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From Seeds to Saplings

May 29, 2008

(Kathryn Pyle was senior representative for Central America/Mexico at the Inter-American Foundation; executive director of the Samuel S. Fels Fund; and co-founder of Delaware Valley Grantmakers. Currently, she is producing a documentary film about the post-conflict period in El Salvador. In the post below, her first for PhilanTopic, she describes how a small donation expanded library services to Latinos in a rural Pennsylvania county.)

Children_with_books_3I spent several teenage summers in the 1960s picking fruit alongside migrant crews from Puerto Rico; my family lived in the fruit growing region north of Gettysburg, in Adams County, Pennsylvania. When the apple harvest was over in the fall, the Puerto Ricans left.

Around 1980, Mexican workers began to make up the crews, and the Mexicans stayed. The population of Adams County is now about five percent Latino; that’s 5,000 people, with several hundred migrant workers temporarily bumping up that number during fruit season.

The county economy is agriculture-based, with 20,000 acres of fruit orchards and several fruit processing plants providing seasonal and year round jobs. Most of the Latino laborers are Mexican; they tend to come from poor rural areas, and have few years of schooling.

I left Adams County many years ago but was aware of the changing demographics. As a grantmaker with experience in rural Mexico, I could imagine the needs in this new community and wondered how the county might assist their educational and cultural integration.

When my parents passed away, my family decided to honor their involvement with the Adams County Library by offering a $5,000 contribution, in 2002, as seed money to determine how the library could best serve the Latino community. The library had a small section of books in Spanish, but agreed they could be doing more. The staff was interested and now had a small pot for research and experimentation.

A librarian was hired to evaluate the programs and materials, consult with local Latino groups, and make recommendations to improve services; her report formed the basis for the library’s current work and their plans for the future.

The most important result was new partnerships with Latino organizations that extend library services and provide outreach paths. The library now has a booth at the annual "Día de los Niños" organized by Generación Diez, which provides services to at-risk youth. Library staff conduct "story hours" throughout the year at the Lincoln Intermediate Unit, which provides supplemental education for children of migrant farm workers and ESL classes for adults. The Latino Services Task Force has helped the library connect with talented youth who might become part time employees; the library has found it can't yet compete for bicultural permanent staff and this would be a good temporary solution.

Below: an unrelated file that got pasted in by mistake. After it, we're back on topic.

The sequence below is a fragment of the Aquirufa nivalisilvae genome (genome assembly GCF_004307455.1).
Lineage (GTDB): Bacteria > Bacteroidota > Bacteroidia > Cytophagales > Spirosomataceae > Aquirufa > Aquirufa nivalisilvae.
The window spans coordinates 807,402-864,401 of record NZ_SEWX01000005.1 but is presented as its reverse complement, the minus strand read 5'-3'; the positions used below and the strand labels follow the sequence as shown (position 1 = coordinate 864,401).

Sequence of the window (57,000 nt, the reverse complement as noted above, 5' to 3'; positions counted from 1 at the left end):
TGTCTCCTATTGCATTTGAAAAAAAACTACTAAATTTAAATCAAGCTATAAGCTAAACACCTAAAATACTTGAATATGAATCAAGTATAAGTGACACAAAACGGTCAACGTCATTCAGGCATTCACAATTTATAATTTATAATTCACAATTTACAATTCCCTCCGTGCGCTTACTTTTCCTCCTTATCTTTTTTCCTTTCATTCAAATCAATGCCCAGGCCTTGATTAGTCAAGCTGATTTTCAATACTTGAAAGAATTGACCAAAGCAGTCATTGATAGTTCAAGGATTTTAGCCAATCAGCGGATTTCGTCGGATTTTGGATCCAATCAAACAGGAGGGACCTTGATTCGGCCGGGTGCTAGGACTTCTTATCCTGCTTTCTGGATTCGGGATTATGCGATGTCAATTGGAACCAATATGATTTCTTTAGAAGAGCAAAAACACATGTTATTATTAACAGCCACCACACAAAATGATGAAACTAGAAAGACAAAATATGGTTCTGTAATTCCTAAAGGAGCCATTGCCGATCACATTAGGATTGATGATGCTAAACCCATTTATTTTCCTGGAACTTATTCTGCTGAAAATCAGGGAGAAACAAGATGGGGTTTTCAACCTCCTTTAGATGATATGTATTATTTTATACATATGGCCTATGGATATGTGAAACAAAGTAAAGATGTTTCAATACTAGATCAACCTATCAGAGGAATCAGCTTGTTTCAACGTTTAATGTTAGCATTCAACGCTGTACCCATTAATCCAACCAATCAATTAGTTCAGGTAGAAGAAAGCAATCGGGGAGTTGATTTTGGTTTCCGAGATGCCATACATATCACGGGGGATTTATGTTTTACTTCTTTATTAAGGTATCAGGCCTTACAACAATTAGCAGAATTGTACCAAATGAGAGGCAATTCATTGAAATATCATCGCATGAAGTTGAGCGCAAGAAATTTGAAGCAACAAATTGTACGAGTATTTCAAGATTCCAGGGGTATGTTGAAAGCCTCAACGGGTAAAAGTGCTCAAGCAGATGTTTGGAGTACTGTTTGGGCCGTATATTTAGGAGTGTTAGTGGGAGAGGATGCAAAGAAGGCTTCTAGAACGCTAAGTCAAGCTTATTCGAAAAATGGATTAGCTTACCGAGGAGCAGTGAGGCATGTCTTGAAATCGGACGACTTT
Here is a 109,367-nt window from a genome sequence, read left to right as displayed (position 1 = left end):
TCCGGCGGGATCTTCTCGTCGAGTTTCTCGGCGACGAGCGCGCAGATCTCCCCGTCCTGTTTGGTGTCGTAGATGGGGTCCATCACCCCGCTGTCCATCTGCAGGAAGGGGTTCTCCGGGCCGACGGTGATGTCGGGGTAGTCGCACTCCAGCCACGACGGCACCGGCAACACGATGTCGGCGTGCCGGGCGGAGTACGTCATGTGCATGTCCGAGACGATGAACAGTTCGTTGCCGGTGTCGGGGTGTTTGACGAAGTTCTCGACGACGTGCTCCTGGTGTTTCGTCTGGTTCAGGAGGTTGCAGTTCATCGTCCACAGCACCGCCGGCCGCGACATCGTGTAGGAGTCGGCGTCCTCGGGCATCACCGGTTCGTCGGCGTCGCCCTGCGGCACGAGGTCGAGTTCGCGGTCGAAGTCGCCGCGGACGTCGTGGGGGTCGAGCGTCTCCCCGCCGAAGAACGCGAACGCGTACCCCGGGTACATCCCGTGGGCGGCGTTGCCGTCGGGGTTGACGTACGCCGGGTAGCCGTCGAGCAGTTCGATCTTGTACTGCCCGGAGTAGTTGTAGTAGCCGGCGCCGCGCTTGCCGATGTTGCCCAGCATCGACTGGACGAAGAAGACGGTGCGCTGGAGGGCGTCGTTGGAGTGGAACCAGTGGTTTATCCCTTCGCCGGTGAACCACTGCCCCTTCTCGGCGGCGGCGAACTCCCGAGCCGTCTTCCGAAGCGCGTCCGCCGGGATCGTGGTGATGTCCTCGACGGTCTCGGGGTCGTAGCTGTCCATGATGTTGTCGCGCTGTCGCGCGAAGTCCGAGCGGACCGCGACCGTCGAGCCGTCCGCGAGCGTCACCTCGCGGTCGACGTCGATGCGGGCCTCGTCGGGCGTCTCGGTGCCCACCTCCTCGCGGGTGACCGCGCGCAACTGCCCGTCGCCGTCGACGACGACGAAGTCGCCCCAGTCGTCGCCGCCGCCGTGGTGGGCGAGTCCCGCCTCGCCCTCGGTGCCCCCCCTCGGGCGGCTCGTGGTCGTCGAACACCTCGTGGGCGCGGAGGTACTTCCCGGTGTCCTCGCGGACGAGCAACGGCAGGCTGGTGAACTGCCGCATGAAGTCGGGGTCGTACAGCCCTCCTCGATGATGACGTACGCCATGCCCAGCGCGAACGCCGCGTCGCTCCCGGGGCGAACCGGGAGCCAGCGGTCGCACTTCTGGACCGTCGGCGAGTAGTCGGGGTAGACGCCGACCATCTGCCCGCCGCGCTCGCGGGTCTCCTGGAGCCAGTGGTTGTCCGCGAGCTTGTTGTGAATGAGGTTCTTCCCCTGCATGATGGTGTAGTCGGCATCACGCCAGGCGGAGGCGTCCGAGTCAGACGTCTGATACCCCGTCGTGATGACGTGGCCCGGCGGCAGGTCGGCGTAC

The library also changed its geographic focus. The central library is in Gettysburg, where Latinos seldom come except for the Sunday mass in Spanish. But there are seven branch libraries located in small towns, four of them in the northern Adams County fruit-growing region where most Latinos live, and there's a bookmobile that goes everywhere else. The library has shifted the materials and programs to where the population lives and the bookmobile now stops regularly at the Migrant Center children's program and carries Spanish literature on its northern Adams County route.

The collection was revised as well. The staff recognized that their "Spanish collection" -- translations of English novels -- didn't appeal to the target users. Now there are more ESL materials, CDs of contemporary Mexican singers, and Spanish-language religious books, popular magazines, and children's books.

Translation of library materials into Spanish seemed like a good idea and was tried, but the brochures were not picked up. Outreach librarian Virginia Green prefers to post the occasional Spanish-language notice of special events at the branch libraries in the local grocery stores catering to Mexican families. The library Web site has a link to ESL classes offered by local service groups and might invest in a Spanish version of their own site in the future. Green is now organizing a library task force on Latino outreach, composed of librarians and community leaders, to set priorities.

In the new Harbaugh-Thomas branch, in Biglerville, the largest branch in northern Adams County, librarian Jessica Laganosky welcomes twenty-five regulars who use the library weekly: the number is growing by word of mouth as kids bring their parents and help them use the computers. Lagonosky attended a Gates Foundation state- wide workshop for librarians on increasing services to Latinos; she came away with lots of ideas. She wants to attract Latino groups to the library'’s meeting spaces and add more bilingual and beginning-level Spanish books.

Five years after the seed money was given, new programs are in place and in the works. Library director Rob Lesher sees it as a process of finding the right partners and investing resources strategically. Still to come: bilingual staff and more programs for adults.

A small, personal seed-grant/donation results in expanded library services to an underserved Latino community. How can other donors and foundations find organizations that can help them nurture and grow a vision? We'd love to hear your thoughts.

-- Kathryn Smith Pyle

Comments

Feed You can follow this conversation by subscribing to the comment feed for this post.

Kaye--Thank you for sharing your moving story. We become inspired every time that we learn another story of how individuals can act both locally and internationally and make a difference with a relatively modest amount of funds.

Sincerely,

Michael Seltzer

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